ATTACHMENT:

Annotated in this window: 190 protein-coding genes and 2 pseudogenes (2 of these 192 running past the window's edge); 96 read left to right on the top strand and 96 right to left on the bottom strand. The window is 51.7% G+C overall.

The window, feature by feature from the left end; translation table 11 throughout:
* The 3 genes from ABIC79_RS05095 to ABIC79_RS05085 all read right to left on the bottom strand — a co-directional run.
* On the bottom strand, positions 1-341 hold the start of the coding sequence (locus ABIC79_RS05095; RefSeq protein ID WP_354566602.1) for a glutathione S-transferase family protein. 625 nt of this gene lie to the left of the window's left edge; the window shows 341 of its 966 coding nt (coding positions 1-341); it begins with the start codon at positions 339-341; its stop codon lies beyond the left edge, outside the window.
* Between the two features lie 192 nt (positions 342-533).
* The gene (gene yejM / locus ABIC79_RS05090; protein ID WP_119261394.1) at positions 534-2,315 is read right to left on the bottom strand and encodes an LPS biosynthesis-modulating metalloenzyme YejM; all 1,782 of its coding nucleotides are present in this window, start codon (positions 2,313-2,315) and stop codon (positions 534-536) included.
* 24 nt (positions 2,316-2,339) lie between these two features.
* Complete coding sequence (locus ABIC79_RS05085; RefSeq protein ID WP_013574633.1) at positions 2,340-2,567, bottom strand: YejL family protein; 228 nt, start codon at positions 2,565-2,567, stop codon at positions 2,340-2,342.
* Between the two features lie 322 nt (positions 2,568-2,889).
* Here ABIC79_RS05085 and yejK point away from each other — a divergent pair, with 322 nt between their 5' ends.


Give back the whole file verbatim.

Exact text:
Annotated in this window: 190 protein-coding genes and 2 pseudogenes (2 of these 192 running past the window's edge); 96 read left to right on the top strand and 96 right to left on the bottom strand. The window is 51.7% G+C overall.

The window, feature by feature from the left end; translation table 11 throughout:
* The 3 genes from ABIC79_RS05095 to ABIC79_RS05085 all read right to left on the bottom strand — a co-directional run.
* On the bottom strand, positions 1-341 hold the start of the coding sequence (locus ABIC79_RS05095; RefSeq protein ID WP_354566602.1) for a glutathione S-transferase family protein. 625 nt of this gene lie to the left of the window's left edge; the window shows 341 of its 966 coding nt (coding positions 1-341); it begins with the start codon at positions 339-341; its stop codon lies beyond the left edge, outside the window.
* Between the two features lie 192 nt (positions 342-533).
* The gene (gene yejM / locus ABIC79_RS05090; protein ID WP_119261394.1) at positions 534-2,315 is read right to left on the bottom strand and encodes an LPS biosynthesis-modulating metalloenzyme YejM; all 1,782 of its coding nucleotides are present in this window, start codon (positions 2,313-2,315) and stop codon (positions 534-536) included.
* 24 nt (positions 2,316-2,339) lie between these two features.
* Complete coding sequence (locus ABIC79_RS05085; RefSeq protein ID WP_013574633.1) at positions 2,340-2,567, bottom strand: YejL family protein; 228 nt, start codon at positions 2,565-2,567, stop codon at positions 2,340-2,342.
* Between the two features lie 322 nt (positions 2,568-2,889).
* Here ABIC79_RS05085 and yejK point away from each other — a divergent pair, with 322 nt between their 5' ends.